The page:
Young Firms Publish Monographs

Event: First Monographs: Young Design Firms and the Experience of Publishing
Location: Center for Architecture, 09.29.10
Speakers: Andy Bernheimer, AIA — Founding Partner, Della Valle Bernheimer; Stephan Jaklitsch, AIA — Principal, Stephan Jaklitsch Architects; Stella Betts — Partner, Leven Betts Studio
Moderator: Kevin Lippert, Publisher, Princeton Architectural Press
Organizers: AIANY Marketing & Public Relations Committee; AIANY Oculus Committee
Sponsor: Group C

DVB-SJ-LBbooks

(L-R):Think/Make, by Della Valle Bernheimer; Stephan Jaklitsch: Habits Patterns & Algorithms 1998-2008, by Stephan Jaklitsch, AIA; Leven Betts: Pattern Recognition, by Leven Betts Studio

(L-R): Courtesy Princeton Architectural Press; Courtesy Oro Editions;Courtesy Princeton Architectural Press

While myriad firms vie for recognition and status in an increasingly competitive market, some young practices are investing in their reputation by publishing their first monograph. Self-publication can be daunting, but the consortium of young firms that are publishing may have found the secret to success: do it early and, perhaps, often.

Stella Betts, a partner at Leven Betts Studio, fondly recalls the process of conceiving and executing Leven Betts: Pattern Recognition (Princeton Architectural Press, 2008), published 10 years after the firm was founded. The monograph was published as one of 11 Princeton Architectural Press monographs of young firms partially funded by a Graham Foundation grant. Betts refers to the exercise of compiling the monograph as a gift, noting that the process was unlike preparing content for a magazine feature — it involved arduous editing and refinement of materials. Both Betts and her partner, David Levin, AIA, spent a year sketching and diagramming old projects and looking for patterns in their work to best frame the theme of the book.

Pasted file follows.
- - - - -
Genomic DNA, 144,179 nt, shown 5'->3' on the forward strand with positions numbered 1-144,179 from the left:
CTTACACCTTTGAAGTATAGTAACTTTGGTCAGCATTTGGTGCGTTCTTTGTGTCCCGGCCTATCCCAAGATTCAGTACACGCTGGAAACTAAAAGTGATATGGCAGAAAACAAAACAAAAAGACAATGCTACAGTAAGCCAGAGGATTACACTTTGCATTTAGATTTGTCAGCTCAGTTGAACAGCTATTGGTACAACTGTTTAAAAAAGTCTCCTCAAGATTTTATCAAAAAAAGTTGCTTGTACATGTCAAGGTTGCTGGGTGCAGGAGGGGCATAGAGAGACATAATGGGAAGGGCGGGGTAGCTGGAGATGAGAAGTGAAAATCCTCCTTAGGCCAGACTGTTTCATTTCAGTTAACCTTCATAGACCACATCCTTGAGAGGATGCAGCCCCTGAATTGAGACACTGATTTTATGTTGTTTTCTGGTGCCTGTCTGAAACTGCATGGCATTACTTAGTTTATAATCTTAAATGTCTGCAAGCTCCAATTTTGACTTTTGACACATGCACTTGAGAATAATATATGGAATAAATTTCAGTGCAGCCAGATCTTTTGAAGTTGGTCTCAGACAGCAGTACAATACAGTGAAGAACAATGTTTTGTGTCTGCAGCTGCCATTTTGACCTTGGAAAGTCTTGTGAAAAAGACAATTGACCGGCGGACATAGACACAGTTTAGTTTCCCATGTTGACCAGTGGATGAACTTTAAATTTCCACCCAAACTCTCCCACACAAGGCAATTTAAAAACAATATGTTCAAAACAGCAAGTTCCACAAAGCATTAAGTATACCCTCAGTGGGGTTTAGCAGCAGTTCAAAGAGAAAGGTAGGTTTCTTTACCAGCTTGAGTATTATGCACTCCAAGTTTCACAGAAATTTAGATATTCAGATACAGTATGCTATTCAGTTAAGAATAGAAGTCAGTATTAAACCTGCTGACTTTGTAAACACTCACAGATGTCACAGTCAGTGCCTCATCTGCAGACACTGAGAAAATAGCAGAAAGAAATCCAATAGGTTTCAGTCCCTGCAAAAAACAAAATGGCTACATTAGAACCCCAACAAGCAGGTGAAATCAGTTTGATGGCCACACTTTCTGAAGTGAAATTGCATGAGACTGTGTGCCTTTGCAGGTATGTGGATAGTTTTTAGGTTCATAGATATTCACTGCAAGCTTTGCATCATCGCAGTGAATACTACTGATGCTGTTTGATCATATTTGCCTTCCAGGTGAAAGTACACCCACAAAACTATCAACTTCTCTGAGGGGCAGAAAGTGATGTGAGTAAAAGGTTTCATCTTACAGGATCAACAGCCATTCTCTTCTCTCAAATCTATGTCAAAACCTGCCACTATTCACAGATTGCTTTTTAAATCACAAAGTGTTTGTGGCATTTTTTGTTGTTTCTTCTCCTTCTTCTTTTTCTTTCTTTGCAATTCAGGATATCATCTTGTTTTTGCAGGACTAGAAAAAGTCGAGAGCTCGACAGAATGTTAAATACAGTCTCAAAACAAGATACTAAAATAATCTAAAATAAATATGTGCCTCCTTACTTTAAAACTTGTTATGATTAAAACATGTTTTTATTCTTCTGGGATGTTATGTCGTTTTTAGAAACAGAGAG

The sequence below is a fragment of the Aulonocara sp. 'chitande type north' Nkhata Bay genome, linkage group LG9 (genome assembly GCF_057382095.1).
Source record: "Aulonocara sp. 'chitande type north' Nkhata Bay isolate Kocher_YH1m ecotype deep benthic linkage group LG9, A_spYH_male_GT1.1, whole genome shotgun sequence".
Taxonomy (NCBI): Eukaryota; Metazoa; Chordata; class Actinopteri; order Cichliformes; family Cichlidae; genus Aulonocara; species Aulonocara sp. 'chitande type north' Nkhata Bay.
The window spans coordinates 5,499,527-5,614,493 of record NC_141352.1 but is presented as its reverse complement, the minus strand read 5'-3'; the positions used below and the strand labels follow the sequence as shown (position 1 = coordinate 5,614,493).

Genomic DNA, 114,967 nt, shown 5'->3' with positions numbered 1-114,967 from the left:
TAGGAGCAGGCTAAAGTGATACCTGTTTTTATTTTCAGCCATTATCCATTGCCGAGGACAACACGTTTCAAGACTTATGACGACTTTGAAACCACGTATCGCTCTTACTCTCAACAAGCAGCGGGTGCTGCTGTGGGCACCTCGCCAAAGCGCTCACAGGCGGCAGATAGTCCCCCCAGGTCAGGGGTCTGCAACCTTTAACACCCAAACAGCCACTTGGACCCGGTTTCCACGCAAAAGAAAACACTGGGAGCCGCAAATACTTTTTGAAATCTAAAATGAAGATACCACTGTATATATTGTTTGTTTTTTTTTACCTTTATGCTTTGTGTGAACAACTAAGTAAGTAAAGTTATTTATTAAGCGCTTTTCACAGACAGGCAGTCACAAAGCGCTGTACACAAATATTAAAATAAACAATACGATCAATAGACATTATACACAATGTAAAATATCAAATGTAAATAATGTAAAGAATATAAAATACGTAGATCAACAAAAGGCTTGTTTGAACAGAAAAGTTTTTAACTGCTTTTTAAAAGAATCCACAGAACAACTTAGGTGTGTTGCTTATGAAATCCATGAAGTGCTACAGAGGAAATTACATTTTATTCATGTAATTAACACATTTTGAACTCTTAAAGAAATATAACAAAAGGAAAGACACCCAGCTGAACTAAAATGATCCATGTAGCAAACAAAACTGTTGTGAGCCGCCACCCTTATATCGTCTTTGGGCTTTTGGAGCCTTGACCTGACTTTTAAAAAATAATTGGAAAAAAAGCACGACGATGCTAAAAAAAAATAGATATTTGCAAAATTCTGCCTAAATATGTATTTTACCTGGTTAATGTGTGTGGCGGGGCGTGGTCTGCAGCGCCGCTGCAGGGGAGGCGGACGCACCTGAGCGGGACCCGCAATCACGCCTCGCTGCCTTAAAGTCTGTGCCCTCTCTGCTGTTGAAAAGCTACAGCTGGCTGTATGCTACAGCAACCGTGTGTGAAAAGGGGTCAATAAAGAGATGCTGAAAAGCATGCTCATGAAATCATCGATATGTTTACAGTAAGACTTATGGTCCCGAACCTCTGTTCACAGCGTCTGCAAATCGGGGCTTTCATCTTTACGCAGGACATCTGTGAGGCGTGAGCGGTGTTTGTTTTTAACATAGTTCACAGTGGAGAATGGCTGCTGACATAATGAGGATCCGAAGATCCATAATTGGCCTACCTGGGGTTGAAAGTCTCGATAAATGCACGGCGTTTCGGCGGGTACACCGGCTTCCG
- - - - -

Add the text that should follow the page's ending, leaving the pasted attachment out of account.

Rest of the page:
Stephan Jaklitsch, AIA, principal of Stephan Jaklitsch Architects, had a similar experience. He spent a year gathering, digitizing, and even re-designing projects, focusing on the design process for his monograph. Jaklitsch views Stephan Jaklitsch: Habits Patterns & Algorithms 1998-2008 (Oro Editions, 2008) as the “first threshold” in framing the direction of his firm and publicizing his ideas.

The critical selection of projects to include in a monograph is crucial to achieving a clear theme. Think/Make (Princeton Architectural Press, 2009), Della Valle Bernheimer’s monograph, includes only 10 projects. While the target audience of architectural monographs may seem specific, in the case of Founding Partner Andy Bernheimer, AIA, the monograph is meant to appeal to a broad scope of readers. “Our audience is colleagues, clients, students, our parents,” he said.

Perhaps the most challenging task for each of the three firms was the writing process. Bernheimer is grateful for his publisher’s editors saying, “‘We’re not writers.’ Editors are invaluable.” The consensus among the panelists was that the efforts to produce their first monographs, although time-consuming and taxing, was well worth it and they would consider the process in the future with a more focused lens. The achievement of a first monograph for these young firms has added credibility to their work and garnered them status in the industry.